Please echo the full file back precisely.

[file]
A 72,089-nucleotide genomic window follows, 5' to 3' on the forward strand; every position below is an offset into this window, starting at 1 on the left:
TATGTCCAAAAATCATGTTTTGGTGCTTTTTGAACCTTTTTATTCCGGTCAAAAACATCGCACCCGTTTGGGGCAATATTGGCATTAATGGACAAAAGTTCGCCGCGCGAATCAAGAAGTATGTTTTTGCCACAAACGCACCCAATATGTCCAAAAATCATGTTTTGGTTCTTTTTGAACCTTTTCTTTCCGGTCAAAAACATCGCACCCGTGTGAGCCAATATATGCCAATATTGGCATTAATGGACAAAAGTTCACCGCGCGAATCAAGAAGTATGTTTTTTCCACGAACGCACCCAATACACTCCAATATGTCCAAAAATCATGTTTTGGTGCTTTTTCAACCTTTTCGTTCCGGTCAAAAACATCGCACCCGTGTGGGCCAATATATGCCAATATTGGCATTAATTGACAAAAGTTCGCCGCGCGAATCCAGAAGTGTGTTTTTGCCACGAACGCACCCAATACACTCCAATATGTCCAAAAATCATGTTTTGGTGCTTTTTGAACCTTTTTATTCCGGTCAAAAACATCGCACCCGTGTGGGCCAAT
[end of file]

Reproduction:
A 72,089-nucleotide genomic window follows, 5' to 3' on the forward strand; every position below is an offset into this window, starting at 1 on the left:
TATGTCCAAAAATCATGTTTTGGTGCTTTTTGAACCTTTTTATTCCGGTCAAAAACATCGCACCCGTTTGGGGCAATATTGGCATTAATGGACAAAAGTTCGCCGCGCGAATCAAGAAGTATGTTTTTGCCACAAACGCACCCAATATGTCCAAAAATCATGTTTTGGTTCTTTTTGAACCTTTTCTTTCCGGTCAAAAACATCGCACCCGTGTGAGCCAATATATGCCAATATTGGCATTAATGGACAAAAGTTCACCGCGCGAATCAAGAAGTATGTTTTTTCCACGAACGCACCCAATACACTCCAATATGTCCAAAAATCATGTTTTGGTGCTTTTTCAACCTTTTCGTTCCGGTCAAAAACATCGCACCCGTGTGGGCCAATATATGCCAATATTGGCATTAATTGACAAAAGTTCGCCGCGCGAATCCAGAAGTGTGTTTTTGCCACGAACGCACCCAATACACTCCAATATGTCCAAAAATCATGTTTTGGTGCTTTTTGAACCTTTTTATTCCGGTCAAAAACATCGCACCCGTGTGGGCCAAT